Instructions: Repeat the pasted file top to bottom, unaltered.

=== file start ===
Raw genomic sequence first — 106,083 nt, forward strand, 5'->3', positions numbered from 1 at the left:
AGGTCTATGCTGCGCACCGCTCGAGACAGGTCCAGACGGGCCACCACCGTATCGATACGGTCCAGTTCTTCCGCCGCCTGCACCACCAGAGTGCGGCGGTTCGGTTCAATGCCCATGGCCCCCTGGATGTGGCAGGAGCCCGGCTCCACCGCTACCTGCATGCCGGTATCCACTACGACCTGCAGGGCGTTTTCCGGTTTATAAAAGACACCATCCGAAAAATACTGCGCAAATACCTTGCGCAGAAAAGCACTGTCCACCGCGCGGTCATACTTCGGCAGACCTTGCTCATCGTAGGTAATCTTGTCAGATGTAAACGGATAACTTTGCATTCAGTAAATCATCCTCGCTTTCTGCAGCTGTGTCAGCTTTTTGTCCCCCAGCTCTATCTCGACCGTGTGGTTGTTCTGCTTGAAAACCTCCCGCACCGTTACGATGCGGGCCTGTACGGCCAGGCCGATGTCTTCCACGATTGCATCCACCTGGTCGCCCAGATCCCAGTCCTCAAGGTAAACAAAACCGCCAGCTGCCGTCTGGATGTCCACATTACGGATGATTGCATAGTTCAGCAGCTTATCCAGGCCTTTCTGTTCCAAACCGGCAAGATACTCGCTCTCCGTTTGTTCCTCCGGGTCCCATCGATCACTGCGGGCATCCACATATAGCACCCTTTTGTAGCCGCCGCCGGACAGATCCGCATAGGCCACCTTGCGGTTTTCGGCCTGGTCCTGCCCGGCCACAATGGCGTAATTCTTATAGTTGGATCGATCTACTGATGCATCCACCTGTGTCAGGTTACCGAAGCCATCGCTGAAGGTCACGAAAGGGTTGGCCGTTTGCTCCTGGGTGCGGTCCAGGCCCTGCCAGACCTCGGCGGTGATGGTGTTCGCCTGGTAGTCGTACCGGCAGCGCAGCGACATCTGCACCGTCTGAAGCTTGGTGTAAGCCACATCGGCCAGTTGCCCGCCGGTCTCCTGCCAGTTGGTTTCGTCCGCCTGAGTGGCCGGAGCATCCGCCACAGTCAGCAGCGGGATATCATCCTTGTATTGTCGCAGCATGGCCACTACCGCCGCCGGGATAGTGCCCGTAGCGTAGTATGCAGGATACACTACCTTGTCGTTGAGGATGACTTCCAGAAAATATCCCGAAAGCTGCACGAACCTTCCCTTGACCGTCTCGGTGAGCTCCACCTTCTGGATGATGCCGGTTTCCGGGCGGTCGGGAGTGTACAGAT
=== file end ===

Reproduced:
Raw genomic sequence first — 106,083 nt, forward strand, 5'->3', positions numbered from 1 at the left:
AGGTCTATGCTGCGCACCGCTCGAGACAGGTCCAGACGGGCCACCACCGTATCGATACGGTCCAGTTCTTCCGCCGCCTGCACCACCAGAGTGCGGCGGTTCGGTTCAATGCCCATGGCCCCCTGGATGTGGCAGGAGCCCGGCTCCACCGCTACCTGCATGCCGGTATCCACTACGACCTGCAGGGCGTTTTCCGGTTTATAAAAGACACCATCCGAAAAATACTGCGCAAATACCTTGCGCAGAAAAGCACTGTCCACCGCGCGGTCATACTTCGGCAGACCTTGCTCATCGTAGGTAATCTTGTCAGATGTAAACGGATAACTTTGCATTCAGTAAATCATCCTCGCTTTCTGCAGCTGTGTCAGCTTTTTGTCCCCCAGCTCTATCTCGACCGTGTGGTTGTTCTGCTTGAAAACCTCCCGCACCGTTACGATGCGGGCCTGTACGGCCAGGCCGATGTCTTCCACGATTGCATCCACCTGGTCGCCCAGATCCCAGTCCTCAAGGTAAACAAAACCGCCAGCTGCCGTCTGGATGTCCACATTACGGATGATTGCATAGTTCAGCAGCTTATCCAGGCCTTTCTGTTCCAAACCGGCAAGATACTCGCTCTCCGTTTGTTCCTCCGGGTCCCATCGATCACTGCGGGCATCCACATATAGCACCCTTTTGTAGCCGCCGCCGGACAGATCCGCATAGGCCACCTTGCGGTTTTCGGCCTGGTCCTGCCCGGCCACAATGGCGTAATTCTTATAGTTGGATCGATCTACTGATGCATCCACCTGTGTCAGGTTACCGAAGCCATCGCTGAAGGTCACGAAAGGGTTGGCCGTTTGCTCCTGGGTGCGGTCCAGGCCCTGCCAGACCTCGGCGGTGATGGTGTTCGCCTGGTAGTCGTACCGGCAGCGCAGCGACATCTGCACCGTCTGAAGCTTGGTGTAAGCCACATCGGCCAGTTGCCCGCCGGTCTCCTGCCAGTTGGTTTCGTCCGCCTGAGTGGCCGGAGCATCCGCCACAGTCAGCAGCGGGATATCATCCTTGTATTGTCGCAGCATGGCCACTACCGCCGCCGGGATAGTGCCCGTAGCGTAGTATGCAGGATACACTACCTTGTCGTTGAGGATGACTTCCAGAAAATATCCCGAAAGCTGCACGAACCTTCCCTTGACCGTCTCGGTGAGCTCCACCTTCTGGATGATGCCGGTTTCCGGGCGGTCGGGAGTGTACAGAT